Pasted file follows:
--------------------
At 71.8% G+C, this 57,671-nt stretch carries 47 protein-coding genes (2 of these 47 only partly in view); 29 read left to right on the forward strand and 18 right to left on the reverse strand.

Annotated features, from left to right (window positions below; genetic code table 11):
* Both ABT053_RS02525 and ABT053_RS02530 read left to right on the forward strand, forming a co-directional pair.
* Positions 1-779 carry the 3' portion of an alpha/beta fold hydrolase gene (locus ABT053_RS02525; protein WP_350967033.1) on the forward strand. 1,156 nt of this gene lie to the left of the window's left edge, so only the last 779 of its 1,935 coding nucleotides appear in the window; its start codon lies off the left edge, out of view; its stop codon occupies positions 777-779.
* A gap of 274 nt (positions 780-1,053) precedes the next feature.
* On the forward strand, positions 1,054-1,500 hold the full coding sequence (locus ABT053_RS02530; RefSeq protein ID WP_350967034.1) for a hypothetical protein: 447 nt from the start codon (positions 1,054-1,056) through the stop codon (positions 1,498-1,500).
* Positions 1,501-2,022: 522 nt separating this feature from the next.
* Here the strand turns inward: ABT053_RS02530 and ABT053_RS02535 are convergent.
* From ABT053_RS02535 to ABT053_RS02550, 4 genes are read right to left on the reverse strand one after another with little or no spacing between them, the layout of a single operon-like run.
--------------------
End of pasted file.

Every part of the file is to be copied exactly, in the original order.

At 71.8% G+C, this 57,671-nt stretch carries 47 protein-coding genes (2 of these 47 only partly in view); 29 read left to right on the forward strand and 18 right to left on the reverse strand.

Annotated features, from left to right (window positions below; genetic code table 11):
* Both ABT053_RS02525 and ABT053_RS02530 read left to right on the forward strand, forming a co-directional pair.
* Positions 1-779 carry the 3' portion of an alpha/beta fold hydrolase gene (locus ABT053_RS02525; protein WP_350967033.1) on the forward strand. 1,156 nt of this gene lie to the left of the window's left edge, so only the last 779 of its 1,935 coding nucleotides appear in the window; its start codon lies off the left edge, out of view; its stop codon occupies positions 777-779.
* A gap of 274 nt (positions 780-1,053) precedes the next feature.
* On the forward strand, positions 1,054-1,500 hold the full coding sequence (locus ABT053_RS02530; RefSeq protein ID WP_350967034.1) for a hypothetical protein: 447 nt from the start codon (positions 1,054-1,056) through the stop codon (positions 1,498-1,500).
* Positions 1,501-2,022: 522 nt separating this feature from the next.
* Here the strand turns inward: ABT053_RS02530 and ABT053_RS02535 are convergent.
* From ABT053_RS02535 to ABT053_RS02550, 4 genes are read right to left on the reverse strand one after another with little or no spacing between them, the layout of a single operon-like run.